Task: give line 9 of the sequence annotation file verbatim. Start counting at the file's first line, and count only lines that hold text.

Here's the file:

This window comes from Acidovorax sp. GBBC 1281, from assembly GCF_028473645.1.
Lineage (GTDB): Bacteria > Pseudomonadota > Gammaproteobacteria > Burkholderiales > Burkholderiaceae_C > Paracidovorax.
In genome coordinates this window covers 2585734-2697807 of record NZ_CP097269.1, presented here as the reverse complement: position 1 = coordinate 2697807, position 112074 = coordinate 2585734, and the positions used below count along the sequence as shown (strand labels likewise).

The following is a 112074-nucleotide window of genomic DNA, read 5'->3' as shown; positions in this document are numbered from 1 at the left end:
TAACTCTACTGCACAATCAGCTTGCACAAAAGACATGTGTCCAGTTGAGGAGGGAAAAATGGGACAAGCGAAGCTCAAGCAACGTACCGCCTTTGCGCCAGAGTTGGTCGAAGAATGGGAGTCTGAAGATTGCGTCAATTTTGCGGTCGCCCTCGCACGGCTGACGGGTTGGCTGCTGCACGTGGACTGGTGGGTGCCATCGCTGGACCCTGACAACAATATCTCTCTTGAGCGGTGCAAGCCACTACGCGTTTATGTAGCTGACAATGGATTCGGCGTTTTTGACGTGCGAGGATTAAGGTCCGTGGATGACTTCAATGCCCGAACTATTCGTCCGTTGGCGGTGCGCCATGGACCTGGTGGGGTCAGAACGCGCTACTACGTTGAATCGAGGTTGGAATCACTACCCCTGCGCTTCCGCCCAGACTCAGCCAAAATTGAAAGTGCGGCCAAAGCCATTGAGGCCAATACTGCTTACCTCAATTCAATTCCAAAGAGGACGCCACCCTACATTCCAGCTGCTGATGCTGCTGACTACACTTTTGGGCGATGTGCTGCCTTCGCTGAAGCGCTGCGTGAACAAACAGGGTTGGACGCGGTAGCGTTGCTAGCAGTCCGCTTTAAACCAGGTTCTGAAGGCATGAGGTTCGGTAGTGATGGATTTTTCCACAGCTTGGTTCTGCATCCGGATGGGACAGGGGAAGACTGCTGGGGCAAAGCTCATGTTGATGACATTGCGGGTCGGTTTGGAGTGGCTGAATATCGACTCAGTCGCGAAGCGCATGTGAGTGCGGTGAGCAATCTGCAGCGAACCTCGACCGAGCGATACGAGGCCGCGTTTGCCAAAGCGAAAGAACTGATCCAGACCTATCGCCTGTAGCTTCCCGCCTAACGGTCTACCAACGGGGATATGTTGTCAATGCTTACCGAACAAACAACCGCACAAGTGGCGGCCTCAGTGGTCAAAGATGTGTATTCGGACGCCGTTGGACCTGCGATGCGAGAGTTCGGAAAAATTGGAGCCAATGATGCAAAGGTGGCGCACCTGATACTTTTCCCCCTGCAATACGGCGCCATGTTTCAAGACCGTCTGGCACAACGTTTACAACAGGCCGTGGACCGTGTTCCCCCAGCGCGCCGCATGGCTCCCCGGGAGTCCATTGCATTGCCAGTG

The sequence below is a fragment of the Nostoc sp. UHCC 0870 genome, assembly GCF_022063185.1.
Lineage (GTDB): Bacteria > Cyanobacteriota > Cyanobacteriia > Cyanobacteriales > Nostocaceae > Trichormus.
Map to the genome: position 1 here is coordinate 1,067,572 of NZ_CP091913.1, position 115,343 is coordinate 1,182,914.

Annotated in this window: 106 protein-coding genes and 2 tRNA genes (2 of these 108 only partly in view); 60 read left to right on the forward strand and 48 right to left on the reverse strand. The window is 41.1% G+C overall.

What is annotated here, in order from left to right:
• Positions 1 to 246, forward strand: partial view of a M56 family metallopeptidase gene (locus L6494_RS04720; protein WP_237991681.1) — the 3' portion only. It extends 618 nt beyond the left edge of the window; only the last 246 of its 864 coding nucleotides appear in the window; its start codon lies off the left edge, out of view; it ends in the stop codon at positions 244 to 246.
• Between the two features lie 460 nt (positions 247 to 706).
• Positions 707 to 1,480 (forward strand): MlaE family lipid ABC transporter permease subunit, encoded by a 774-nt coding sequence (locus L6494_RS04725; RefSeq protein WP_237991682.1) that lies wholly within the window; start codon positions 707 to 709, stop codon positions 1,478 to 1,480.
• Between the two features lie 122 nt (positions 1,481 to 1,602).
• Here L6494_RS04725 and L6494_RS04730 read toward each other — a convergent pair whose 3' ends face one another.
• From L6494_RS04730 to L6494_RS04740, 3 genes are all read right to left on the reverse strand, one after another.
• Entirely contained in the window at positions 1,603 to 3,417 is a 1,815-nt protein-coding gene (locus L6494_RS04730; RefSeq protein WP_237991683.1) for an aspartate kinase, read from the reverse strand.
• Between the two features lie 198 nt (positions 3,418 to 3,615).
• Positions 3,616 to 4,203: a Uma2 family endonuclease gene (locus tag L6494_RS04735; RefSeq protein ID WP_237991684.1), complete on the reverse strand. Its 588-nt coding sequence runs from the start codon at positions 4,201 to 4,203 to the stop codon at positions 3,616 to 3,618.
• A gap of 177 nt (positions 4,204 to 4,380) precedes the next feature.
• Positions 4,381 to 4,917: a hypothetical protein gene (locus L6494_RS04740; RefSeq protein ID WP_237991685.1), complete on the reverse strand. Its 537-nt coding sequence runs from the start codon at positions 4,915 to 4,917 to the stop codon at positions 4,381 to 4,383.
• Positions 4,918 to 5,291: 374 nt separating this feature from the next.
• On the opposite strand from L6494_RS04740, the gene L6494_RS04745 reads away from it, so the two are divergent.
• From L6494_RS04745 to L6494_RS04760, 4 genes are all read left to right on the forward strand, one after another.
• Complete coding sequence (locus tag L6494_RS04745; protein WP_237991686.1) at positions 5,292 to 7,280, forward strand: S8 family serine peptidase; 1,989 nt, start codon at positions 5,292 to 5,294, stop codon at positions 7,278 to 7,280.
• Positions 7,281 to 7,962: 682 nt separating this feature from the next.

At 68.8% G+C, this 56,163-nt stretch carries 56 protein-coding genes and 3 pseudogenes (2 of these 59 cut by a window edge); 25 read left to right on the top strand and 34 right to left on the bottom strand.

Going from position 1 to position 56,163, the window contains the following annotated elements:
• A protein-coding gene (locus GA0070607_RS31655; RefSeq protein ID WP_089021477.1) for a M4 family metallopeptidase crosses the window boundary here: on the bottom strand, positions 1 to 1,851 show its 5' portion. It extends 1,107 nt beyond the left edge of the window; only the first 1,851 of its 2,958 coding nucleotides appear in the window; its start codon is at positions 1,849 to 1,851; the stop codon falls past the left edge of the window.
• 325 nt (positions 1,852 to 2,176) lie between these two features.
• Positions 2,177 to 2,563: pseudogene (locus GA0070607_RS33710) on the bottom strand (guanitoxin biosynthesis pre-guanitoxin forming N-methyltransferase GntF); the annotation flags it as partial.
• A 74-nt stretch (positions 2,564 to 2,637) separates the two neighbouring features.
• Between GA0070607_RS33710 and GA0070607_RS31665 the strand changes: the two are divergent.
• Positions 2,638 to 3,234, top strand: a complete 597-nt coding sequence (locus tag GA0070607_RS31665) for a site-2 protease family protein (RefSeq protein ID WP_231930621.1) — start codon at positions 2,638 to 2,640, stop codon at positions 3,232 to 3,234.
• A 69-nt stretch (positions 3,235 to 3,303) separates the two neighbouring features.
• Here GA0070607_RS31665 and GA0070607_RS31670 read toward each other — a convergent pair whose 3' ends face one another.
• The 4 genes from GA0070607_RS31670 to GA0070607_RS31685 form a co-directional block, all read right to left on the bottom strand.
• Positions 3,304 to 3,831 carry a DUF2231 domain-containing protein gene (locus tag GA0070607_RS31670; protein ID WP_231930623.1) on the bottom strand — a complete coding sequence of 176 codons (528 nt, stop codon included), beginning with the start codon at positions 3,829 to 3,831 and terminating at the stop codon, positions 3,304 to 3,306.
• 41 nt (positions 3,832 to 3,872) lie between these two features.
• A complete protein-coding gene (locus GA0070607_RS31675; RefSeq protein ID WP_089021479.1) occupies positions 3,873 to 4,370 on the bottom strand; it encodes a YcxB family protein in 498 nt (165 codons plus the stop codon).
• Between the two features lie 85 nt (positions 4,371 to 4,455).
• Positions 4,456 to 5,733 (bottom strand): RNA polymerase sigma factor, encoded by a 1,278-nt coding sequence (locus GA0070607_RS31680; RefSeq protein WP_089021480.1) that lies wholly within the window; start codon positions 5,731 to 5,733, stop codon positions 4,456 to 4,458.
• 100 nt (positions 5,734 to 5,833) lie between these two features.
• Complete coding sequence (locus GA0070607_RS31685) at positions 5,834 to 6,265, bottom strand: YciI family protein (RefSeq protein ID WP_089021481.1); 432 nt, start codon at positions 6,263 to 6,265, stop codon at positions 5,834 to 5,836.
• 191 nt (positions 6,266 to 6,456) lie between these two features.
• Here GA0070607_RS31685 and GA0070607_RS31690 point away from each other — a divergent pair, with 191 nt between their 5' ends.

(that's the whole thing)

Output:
Annotated in this window: 106 protein-coding genes and 2 tRNA genes (2 of these 108 only partly in view); 60 read left to right on the forward strand and 48 right to left on the reverse strand. The window is 41.1% G+C overall.